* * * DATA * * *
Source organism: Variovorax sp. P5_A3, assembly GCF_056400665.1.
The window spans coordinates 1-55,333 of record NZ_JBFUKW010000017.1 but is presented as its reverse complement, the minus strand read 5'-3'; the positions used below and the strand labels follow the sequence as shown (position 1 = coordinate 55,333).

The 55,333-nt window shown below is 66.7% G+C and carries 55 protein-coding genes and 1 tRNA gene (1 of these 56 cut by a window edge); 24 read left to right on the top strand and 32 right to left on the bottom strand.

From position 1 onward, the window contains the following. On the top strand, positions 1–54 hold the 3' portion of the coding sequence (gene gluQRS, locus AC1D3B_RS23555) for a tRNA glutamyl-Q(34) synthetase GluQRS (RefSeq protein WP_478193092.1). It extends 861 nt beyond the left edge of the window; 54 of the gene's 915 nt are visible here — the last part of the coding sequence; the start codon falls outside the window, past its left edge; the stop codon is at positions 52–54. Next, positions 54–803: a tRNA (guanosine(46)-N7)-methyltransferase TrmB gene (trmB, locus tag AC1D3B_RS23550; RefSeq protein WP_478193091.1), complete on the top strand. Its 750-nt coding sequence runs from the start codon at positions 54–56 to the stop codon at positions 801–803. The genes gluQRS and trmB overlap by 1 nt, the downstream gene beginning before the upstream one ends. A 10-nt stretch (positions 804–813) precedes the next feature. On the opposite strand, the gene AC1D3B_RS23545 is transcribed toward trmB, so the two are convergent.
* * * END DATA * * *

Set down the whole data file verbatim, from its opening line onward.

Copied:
Source organism: Variovorax sp. P5_A3, assembly GCF_056400665.1.
The window spans coordinates 1-55,333 of record NZ_JBFUKW010000017.1 but is presented as its reverse complement, the minus strand read 5'-3'; the positions used below and the strand labels follow the sequence as shown (position 1 = coordinate 55,333).

The 55,333-nt window shown below is 66.7% G+C and carries 55 protein-coding genes and 1 tRNA gene (1 of these 56 cut by a window edge); 24 read left to right on the top strand and 32 right to left on the bottom strand.

From position 1 onward, the window contains the following. On the top strand, positions 1–54 hold the 3' portion of the coding sequence (gene gluQRS, locus AC1D3B_RS23555) for a tRNA glutamyl-Q(34) synthetase GluQRS (RefSeq protein WP_478193092.1). It extends 861 nt beyond the left edge of the window; 54 of the gene's 915 nt are visible here — the last part of the coding sequence; the start codon falls outside the window, past its left edge; the stop codon is at positions 52–54. Next, positions 54–803: a tRNA (guanosine(46)-N7)-methyltransferase TrmB gene (trmB, locus tag AC1D3B_RS23550; RefSeq protein WP_478193091.1), complete on the top strand. Its 750-nt coding sequence runs from the start codon at positions 54–56 to the stop codon at positions 801–803. The genes gluQRS and trmB overlap by 1 nt, the downstream gene beginning before the upstream one ends. A 10-nt stretch (positions 804–813) precedes the next feature. On the opposite strand, the gene AC1D3B_RS23545 is transcribed toward trmB, so the two are convergent.